Nor, BBC Online readers, is Benatar a champion of the Men’s Rights Movement. In the book he notes astutely that men’s groups can become “fora for self-pity and for ventilating hyperbolic views that are not checked or moderated by alternative opinions.”  

Benatar’s actual argument is that, in most societies, men and boys face several specific and serious forms of wrongful discrimination, and that these are not only injustices in their own right, but also contribute to discrimination against women. The issues he highlights include military conscription and combat exclusions; male circumcision; corporal punishment, victimisation in violence and sexual assault, and discrimination in family and relationship disputes.

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Those Who Practice Bestiality Say They’re Part of the Next Sexual Rights Movement Reply

By Thomas Francis

During his sophomore year in high school, Cody Beck finally got fed up with hearing homophobic cracks. If his classmates thought being gay was weird (Beck was openly bisexual), he had a confession that would blow their minds. He told them he is sexually attracted to dogs and horses.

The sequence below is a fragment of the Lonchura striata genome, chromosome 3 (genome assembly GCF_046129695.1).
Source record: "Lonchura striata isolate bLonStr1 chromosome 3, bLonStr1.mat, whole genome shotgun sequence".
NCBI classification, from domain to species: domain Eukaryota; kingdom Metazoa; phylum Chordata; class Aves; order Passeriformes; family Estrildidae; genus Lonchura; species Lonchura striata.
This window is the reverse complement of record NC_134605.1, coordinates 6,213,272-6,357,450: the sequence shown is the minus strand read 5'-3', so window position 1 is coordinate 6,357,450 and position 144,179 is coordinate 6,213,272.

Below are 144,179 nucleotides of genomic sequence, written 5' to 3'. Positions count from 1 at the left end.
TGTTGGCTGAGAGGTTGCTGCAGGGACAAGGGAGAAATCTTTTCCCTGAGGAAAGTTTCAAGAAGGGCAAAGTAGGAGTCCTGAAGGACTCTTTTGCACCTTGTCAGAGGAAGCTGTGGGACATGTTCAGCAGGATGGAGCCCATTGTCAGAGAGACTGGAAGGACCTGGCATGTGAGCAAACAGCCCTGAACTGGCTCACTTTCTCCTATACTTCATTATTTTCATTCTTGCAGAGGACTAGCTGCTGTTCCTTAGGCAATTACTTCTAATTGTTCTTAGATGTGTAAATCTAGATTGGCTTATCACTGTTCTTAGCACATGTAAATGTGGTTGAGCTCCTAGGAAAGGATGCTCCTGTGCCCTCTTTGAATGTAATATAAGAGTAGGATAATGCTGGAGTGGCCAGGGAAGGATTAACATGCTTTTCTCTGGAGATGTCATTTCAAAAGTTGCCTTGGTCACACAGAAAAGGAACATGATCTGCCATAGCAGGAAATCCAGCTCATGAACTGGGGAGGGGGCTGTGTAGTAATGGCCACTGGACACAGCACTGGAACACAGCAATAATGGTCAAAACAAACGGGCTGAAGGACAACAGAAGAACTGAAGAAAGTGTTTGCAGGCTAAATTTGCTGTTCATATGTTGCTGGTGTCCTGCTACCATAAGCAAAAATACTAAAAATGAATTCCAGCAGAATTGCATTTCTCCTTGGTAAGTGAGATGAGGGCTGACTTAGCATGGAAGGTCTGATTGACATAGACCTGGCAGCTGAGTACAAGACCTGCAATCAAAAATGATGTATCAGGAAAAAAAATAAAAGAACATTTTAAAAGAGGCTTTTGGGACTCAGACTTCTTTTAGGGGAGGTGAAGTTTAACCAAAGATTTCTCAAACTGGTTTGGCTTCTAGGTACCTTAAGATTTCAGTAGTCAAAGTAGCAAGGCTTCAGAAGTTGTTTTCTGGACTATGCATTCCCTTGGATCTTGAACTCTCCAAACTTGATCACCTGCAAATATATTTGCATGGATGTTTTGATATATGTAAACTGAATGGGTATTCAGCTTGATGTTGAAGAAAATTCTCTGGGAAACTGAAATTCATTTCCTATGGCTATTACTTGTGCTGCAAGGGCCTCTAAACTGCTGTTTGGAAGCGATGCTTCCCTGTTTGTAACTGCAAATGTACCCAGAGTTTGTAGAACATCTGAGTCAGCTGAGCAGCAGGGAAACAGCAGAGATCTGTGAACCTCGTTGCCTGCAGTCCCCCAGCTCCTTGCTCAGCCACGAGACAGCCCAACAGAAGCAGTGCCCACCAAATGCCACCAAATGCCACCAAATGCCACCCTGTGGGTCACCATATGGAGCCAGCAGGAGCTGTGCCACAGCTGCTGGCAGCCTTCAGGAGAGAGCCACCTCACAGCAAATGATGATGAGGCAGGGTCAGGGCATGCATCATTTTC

Cody Beck.

Photos Courtesy of Cody Beck
Cody Beck.
In a more  recent photo: "What's the point of living if we have to hide who we are?"

Photos Courtesy of Cody Beck
In a more recent photo: “What’s the point of living if we have to hide who we are?”

“I just couldn’t keep it in anymore,” Beck says. “Just for the hell of it, I figured I’d throw it out there and have them make fun of me even more.” Which they did. An 18-year-old from Arizona who graduated from high school this past year, Beck says classmates taunted him by calling him “Bestiality Dude.”

Being a “zoophile” in modern American society, Beck says, is “like being gay in the 1950s. You feel like you have to hide, that if you say it out loud, people will look at you like a freak.”

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The Meaning of “Life”: Abortion and Traditionalism Reply

By Richard Spencer